Commentary by By Al Cardenas - Republicans did not win in 2012 because we are too white, too male and too old. Some still don’t want to face the truth that we lost because the fastest-growing sectors of our population are entrenched in the Democratic Party. We did not win because Republicans failed to acknowledge this reality and move forward fearlessly. If that doesn’t change, we will not just be committing political malpractice. It will be political suicide.
The 2008 losses were expected. We had had eight years of a Republican administration, the wear and tear of division within our ranks, and a Republican nominee whose strength was not the economy. The economy predictably was the focus after an unprecedented meltdown occurred in the final stages of that election.
Up until Election Day 2012, we fully expected to win. After a dismal four years economically, President Obama seemed to be the most vulnerable incumbent since Jimmy Carter. But the Nov. 6 elections resulted in one disappointment after another, leaving conservatives angry, bewildered and unsure about where we go from here.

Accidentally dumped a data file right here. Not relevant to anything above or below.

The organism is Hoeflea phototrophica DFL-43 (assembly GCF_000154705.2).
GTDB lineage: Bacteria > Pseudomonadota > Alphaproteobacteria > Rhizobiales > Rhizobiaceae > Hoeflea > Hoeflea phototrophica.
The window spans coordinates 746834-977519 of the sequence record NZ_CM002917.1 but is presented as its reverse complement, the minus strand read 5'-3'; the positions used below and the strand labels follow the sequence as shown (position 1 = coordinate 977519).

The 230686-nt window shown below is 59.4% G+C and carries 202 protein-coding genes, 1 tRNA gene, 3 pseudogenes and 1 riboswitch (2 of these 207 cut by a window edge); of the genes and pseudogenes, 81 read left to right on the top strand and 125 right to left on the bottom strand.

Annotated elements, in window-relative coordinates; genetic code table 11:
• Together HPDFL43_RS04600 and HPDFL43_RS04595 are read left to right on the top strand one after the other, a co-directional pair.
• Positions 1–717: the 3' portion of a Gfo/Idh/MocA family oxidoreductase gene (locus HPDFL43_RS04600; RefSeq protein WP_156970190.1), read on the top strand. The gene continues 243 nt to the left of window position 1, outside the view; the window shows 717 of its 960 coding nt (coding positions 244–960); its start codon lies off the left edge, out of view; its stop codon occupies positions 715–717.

There were not enough conservatives, establishment Republicans and a majority of independents combined for us to win in 2012 and that won’t change in 2016 if our party maintains the status quo. We need support and votes from a larger share of youth, women and minorities. The greatest gains to be had are with Latinos the fastest-growing voting bloc in our country. In fact, 23.7 million Hispanics were eligible to vote in 2012, and most of them were young voters. When you consider that 1 out of 5 Americans today and one-fifth of all children in public schools are Hispanic, it is easy to recognize the importance of this community in discussions about electoral politics.
The Republican message has resonated with Hispanics before. Both Presidents Ronald Reagan and George W. Bush received more than 40 percent of the Hispanic vote. This was not by happenstance. They worked at it, and they respected our community. Reagan and Mr. Bush also were the last two presidents to make immigration reform a priority, an issue on which the conservative movement and Republican Party need to take a lead in order to open the gates to a waiting constituency. Read full column